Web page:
SendPulse

Constantine Rozenshtraus thought tools in the email marketing industry were solving the wrong problem. Learn how he's grown his own solution to $200,000/mo.

Hello! What's your background, and what are you working on?

I'm Constantine Rozenshtraus, co-founder and CEO of SendPulse. I've been working in the IT business since 2006. I live between New York, where our head office is located, and the Ukraine, our R&D office, where most of our team is based.

SendPulse is a service for email/web push and SMS marketing. Our competitive edge is our AI system, which, in comparison with hundreds of other services, maximizes open rates automatically. It analyzes lots of subscriber data and predicts the best time and channel to send new messages for each subscriber. On average, it increases open rates by up to 50%. (This figure is based on the data of hundreds of relatively large customers.)

Our customers are mostly e-commerce companies, and the open rate is crucial for their businesses. The greater the number of people who open their newsletters, the greater the number of people who'll visit their websites and make purchases.

We've been in business for 2 years. We're self-funded and have 15% monthly growth.

What motivated you to get started with SendPulse?

We've been in the internet-marketing business before, and it was obvious to us that space still existed for new players in certain niches, despite the email-marketing industry's maturity and competitiveness. We discovered that most email service providers focus on deliverability, when "openability" is more important for e-commerce. And so the idea of SendPulse was born.

We created technology which analyzes lots of data about subscribers' past behavior and predicts how and when to deliver the next messages to them. We ran some tests, and the results were incredible. We managed to increase the open rate by 45% for 34 million test email messages.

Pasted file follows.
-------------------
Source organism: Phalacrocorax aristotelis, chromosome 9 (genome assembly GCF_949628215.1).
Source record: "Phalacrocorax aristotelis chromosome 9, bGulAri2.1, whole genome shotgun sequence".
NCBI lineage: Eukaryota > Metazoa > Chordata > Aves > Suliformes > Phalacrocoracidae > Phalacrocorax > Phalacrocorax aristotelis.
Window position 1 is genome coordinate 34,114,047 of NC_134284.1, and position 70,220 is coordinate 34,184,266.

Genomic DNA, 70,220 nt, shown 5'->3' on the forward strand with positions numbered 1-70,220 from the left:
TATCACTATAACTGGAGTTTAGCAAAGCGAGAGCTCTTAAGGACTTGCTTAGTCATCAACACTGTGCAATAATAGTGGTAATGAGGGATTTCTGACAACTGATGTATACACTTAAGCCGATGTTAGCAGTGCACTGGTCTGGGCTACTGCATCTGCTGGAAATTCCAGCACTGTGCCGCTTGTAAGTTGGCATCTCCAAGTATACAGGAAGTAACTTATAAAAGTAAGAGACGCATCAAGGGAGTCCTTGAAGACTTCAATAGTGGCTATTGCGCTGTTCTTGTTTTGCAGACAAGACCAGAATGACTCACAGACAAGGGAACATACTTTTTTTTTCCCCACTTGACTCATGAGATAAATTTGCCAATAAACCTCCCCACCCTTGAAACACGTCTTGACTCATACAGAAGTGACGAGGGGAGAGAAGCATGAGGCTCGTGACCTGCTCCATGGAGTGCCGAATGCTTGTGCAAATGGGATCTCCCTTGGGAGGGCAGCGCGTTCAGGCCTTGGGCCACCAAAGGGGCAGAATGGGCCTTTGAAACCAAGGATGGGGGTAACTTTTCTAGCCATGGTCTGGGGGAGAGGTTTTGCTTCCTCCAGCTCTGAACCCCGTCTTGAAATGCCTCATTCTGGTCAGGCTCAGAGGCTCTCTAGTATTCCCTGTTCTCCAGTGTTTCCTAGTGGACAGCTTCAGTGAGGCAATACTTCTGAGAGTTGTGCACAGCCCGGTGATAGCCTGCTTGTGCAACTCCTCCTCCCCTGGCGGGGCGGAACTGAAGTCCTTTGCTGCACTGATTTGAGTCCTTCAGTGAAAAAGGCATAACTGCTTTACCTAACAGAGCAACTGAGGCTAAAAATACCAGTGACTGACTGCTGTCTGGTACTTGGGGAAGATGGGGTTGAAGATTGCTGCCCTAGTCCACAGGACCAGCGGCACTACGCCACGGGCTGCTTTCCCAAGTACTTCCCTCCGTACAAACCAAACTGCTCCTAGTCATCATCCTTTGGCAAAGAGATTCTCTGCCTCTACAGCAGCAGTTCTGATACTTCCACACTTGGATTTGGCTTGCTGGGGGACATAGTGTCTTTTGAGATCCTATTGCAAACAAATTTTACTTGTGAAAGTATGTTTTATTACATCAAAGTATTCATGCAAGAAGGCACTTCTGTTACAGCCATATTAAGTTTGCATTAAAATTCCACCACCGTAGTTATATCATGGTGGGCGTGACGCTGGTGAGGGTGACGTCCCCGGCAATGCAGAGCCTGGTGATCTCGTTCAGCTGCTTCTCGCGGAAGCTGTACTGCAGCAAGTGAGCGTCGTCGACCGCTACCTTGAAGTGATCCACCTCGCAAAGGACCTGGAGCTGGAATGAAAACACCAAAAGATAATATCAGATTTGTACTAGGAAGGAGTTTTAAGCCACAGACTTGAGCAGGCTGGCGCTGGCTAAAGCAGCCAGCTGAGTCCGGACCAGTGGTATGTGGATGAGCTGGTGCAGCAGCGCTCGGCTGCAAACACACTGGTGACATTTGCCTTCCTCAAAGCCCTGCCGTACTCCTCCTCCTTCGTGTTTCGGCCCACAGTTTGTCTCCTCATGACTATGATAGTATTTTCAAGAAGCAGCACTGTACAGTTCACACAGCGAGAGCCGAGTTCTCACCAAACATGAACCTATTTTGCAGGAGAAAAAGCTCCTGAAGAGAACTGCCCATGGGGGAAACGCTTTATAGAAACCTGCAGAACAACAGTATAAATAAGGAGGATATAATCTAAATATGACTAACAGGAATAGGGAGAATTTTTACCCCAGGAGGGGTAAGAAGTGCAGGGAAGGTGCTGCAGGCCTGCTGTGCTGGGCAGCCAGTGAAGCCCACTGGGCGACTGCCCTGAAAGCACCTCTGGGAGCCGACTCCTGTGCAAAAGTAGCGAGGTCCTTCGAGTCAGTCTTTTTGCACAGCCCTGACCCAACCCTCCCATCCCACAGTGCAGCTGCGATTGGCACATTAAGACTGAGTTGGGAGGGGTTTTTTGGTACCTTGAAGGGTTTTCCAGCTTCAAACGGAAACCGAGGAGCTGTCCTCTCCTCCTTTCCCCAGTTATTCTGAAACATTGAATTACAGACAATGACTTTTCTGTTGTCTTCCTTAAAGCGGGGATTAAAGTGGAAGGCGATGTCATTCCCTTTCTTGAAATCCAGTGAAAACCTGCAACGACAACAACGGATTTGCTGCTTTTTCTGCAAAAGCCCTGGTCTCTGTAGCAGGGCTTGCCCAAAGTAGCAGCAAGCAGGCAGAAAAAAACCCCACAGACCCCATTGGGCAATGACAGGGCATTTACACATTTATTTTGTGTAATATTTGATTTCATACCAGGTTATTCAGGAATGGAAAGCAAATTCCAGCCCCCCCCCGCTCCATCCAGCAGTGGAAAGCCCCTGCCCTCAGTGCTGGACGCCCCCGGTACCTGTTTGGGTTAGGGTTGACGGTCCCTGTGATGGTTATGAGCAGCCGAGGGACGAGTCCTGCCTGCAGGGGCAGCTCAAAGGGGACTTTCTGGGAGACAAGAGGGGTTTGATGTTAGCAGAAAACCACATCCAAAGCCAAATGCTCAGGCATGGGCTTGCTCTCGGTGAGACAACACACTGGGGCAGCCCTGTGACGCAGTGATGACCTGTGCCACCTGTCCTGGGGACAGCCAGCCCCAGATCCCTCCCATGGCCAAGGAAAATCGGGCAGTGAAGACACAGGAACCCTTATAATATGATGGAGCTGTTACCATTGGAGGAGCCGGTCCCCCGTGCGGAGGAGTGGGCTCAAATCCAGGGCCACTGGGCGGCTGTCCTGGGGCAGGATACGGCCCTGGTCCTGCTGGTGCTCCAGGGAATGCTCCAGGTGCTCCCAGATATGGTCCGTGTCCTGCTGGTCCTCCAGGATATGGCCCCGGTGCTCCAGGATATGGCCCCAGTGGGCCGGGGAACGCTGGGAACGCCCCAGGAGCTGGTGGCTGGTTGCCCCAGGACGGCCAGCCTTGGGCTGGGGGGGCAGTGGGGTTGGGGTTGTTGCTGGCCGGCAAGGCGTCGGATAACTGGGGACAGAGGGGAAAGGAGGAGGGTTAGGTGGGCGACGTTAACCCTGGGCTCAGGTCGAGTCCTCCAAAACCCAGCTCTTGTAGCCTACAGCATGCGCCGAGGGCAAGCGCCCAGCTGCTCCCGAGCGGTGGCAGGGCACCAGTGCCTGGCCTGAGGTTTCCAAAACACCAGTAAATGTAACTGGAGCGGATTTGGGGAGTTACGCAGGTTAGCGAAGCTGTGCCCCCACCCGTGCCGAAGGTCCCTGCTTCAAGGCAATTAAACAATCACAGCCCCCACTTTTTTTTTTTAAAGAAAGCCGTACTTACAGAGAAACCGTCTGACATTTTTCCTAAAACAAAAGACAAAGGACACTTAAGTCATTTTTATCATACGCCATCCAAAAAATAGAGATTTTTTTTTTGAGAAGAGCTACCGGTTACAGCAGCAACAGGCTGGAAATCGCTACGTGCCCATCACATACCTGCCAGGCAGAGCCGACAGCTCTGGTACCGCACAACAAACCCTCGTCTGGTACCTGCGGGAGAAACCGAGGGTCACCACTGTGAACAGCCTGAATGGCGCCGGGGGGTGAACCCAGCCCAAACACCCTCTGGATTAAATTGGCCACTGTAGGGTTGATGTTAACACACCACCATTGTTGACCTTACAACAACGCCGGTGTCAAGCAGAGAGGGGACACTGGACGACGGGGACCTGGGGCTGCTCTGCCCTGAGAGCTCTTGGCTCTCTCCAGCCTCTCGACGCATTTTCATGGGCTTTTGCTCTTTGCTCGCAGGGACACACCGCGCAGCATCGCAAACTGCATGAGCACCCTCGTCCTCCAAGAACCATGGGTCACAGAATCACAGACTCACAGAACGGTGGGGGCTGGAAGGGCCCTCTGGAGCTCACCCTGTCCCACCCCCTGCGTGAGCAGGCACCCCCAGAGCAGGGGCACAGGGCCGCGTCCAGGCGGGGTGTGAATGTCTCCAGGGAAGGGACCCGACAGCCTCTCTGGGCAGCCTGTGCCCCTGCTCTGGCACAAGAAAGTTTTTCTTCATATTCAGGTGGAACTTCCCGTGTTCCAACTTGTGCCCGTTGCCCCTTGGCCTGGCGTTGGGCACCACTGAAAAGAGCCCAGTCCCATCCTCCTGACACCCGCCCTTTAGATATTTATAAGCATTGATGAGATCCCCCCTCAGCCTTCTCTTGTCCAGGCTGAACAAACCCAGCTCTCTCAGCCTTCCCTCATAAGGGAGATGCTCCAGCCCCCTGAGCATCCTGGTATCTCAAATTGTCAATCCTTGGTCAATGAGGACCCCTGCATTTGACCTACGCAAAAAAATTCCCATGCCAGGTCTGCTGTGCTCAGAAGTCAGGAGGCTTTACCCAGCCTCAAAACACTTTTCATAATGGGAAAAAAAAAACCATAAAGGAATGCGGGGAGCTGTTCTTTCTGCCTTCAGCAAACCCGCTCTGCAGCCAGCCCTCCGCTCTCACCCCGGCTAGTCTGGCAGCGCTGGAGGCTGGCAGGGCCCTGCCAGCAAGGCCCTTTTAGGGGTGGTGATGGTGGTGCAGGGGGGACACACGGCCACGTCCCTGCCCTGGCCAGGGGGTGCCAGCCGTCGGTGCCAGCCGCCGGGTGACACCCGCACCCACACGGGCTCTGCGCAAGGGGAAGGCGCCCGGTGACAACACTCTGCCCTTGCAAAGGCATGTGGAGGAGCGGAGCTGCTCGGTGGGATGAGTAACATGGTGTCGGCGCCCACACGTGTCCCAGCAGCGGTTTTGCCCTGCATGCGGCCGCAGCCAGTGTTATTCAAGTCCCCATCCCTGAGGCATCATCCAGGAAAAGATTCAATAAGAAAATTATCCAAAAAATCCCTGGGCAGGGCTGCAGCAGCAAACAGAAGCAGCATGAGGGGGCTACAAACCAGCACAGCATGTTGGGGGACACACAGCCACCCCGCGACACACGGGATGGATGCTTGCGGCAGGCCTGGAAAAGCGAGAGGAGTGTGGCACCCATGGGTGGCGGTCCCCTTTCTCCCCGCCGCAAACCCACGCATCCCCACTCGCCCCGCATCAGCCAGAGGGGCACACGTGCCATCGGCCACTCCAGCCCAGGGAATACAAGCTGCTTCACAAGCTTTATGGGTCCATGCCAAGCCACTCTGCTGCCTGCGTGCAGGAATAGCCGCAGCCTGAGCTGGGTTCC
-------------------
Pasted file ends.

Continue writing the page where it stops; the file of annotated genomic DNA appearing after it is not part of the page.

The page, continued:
My advice is to run as many tests as you can, collect feedback, and talk to each of your customers.

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After these results, we decided to scale the business and launched SendPulse AI on Product Hunt. We got 1,100 upvotes (far more than average), followed by investor emails and writeups in a number of publications.

We started with a tiny budget, so we used a lot of guerilla marketing, such as posting at Quora, contacting the customers of our competitors, visiting events as volunteers, etc. That helped to get our first customers.

Now we use AdWords and Facebook, SEO, and many other paid customer-acquisition channels.

My partner and I have worked together for about 10 years, so we are a solid team — we are "the tech guy" and "the biz dev guy". We just had to hire some developers. In addition, because our R&D team is located in the Ukraine, our initial expenses were low, so we built the product for less than $100k in under 6 months.

What's your business model, and how have you grown your revenue?

Our business model is a simple monthly subscription. The cost depends on the number of subscribers on the list. No other hidden fees like some other services have (e.g. fees for sending over a certain limit, for exceeding a certain bandwidth, etc).